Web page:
Since 2008, Whole Planet Foundation has funded microcredit in Indonesia, partnering with KOMIDA to reach more than 35,837 microcredit clients. The impact will soon grow with help from The Blessing Basket Project, who is working to bring opportunity to communities in Indonesia by sourcing scarves and tote bags from local artisans who will earn Prosperity Wages® for the items they create. When these products are sold in the United States, The Blessing Basket Project will donate a percentage of the profits to support our microfinance partners. That generous donation means the artisans will be utilizing their craft not only to empower themselves, but also to help impoverished entrepreneurs in their country gain access to microcredit so that they, too can use their skillset to create more prosperous lives for their families.
Below, Theresa, Carrington the CEO of The Blessing Basket Project, shares more about the artisan community in Indonesia from which these scarves and tote bags are sourced.
You are looking at the edge of Central Java, Indonesia. Clouds are shrouding the countries most active and feared volcano, Mount Merapi (Mer-op-ee). Literally translated “fire mountain” in Javanese, smoke drifts from Merapi at least 300 days a year, reminding all within view that no day shall be taken for granted.
In Merapi’s shadow lies the serene village of Gambiran. Under constant threat of evacuation, hardworking rice farmers and their families struggle here on the edge of poverty.
We can’t silence Mount Merapi, but we can empower those living in Gambiran.
Like much of Central Java, Gambiran is known for creating exquisite batik fabric.
Centuries old copper stamping techniques means each is a unique work of art. The batik patterns are deeply rooted in Indonesian heritage.
The kawung pattern is one of seven sacred patterns of the Yogyakarta Kingdom. While there are various takes on its meaning, kawung generally symbolizes hope that mankind will always remember their origin and serve as a reminder not to be arrogant. One look and Whole Foods Market knew this amazing art was worthy of its customers. One scarf, one tote bag at a time, this kawong stamp has been dipped in wax and pressed onto the fabric nearly a half million times.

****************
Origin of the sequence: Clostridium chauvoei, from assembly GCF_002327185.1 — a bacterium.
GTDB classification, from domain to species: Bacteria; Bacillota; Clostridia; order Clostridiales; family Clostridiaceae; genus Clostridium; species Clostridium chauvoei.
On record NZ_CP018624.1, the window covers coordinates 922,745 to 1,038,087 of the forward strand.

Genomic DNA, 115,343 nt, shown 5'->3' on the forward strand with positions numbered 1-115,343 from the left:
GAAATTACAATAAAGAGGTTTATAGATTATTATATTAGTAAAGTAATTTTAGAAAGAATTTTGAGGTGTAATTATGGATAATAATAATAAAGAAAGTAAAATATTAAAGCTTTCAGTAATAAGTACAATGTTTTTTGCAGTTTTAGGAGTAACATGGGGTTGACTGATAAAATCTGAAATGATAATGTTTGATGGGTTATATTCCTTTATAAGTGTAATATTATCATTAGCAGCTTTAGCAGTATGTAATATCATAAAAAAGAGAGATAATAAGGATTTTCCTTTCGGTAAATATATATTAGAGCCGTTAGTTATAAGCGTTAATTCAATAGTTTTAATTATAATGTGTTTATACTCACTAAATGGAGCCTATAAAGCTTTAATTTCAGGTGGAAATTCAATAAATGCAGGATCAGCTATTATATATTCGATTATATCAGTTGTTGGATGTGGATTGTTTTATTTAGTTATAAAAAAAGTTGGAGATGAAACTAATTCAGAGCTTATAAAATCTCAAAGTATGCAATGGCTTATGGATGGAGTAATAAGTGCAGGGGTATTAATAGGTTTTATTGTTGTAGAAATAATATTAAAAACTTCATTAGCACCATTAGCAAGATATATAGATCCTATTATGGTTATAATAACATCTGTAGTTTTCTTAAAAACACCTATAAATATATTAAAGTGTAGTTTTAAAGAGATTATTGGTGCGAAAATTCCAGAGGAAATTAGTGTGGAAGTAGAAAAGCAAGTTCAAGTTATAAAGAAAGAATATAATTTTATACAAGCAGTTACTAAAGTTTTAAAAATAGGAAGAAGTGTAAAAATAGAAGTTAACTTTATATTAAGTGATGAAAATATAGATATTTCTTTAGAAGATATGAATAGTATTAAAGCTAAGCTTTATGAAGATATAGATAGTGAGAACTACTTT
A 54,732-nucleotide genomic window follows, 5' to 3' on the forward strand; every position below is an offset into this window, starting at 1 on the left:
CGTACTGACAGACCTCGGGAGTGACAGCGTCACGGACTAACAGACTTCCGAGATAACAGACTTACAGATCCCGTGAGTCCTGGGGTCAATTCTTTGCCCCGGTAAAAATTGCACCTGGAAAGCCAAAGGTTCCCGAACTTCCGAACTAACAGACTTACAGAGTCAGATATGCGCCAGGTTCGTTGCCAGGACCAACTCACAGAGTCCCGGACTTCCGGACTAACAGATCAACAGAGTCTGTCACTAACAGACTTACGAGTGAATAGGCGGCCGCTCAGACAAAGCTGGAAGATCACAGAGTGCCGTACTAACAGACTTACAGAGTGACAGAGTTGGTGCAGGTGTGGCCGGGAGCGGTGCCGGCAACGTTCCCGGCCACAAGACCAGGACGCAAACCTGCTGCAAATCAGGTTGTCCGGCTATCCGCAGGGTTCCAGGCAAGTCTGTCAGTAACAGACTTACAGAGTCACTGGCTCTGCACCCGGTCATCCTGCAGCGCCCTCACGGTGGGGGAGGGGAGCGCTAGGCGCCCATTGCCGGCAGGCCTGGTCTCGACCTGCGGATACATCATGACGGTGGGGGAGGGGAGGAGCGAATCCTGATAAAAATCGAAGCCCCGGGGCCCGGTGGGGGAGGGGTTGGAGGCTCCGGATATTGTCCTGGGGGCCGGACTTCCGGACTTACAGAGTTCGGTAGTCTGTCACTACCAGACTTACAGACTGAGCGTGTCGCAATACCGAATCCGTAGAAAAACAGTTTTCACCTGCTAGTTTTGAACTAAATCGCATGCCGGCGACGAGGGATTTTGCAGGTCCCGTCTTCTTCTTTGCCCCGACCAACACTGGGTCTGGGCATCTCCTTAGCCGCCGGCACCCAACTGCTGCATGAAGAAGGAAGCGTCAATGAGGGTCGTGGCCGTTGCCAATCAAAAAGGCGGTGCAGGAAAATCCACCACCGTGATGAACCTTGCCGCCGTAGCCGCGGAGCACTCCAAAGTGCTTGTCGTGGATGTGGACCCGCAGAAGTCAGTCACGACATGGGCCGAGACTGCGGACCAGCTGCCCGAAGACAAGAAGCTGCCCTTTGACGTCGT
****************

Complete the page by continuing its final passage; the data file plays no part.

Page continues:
Each scarf and tote bag was skillfully hand dyed by Ms. Ery and Mr. Syifa using colors inspired by nature.
All of the more than half a million tie dye circles are painstakingly tied by hand. The artisans earn Prosperity Wages® for each and every tie.
Those funds helped Bariyah buy stock for her roadside store, setting her business up for sustainability.
Batik waxing requires exacting skill and patience with a tool called a canting (chun-ting). The artisans will not batik wax if they are stressed due to the intricate nature of the work.
The Blessing Basket Project asked the artisans to sign their work. It was an emotional moment as some learned to write their name for the very first time.
Through The Blessing Basket Project’s Prosperity Wages model and her own determination Ekowati is a force for generational change. Her son now has a computer and the 2000 plant expansion of her chili farm secures her daughter’s education.
Each artisan who helped create the scarves and tote bags has a story. We give their stories voice through Artisan&You®, powerful technology we developed enabling you to meet and exchange letters with your artisan. On every scarf and tote bag you will find the face and name of the very artisan who made it.
On the back of the artisan card you will find details of the artisan’s life along with an identification number. Because we believe human connection creates peace, we invite you to visit our website at blessingbasket.org and use that identification number to start a personal letter exchange with your artisan.
Through your support of this initiative, the villagers of Gambiran can look at the smoke of Mount Merapi and know that while they cannot foresee what the mighty Merapi may have in store, at least for today they are financially empowered. As these scarves and tote bags become available and people start making purchases for prosperity and connecting with their artisans, share how you wear these products with #WherePeaceBegins.
Learn more about how these unique products were sourced in a previous blog contributed by Theresa Carrington.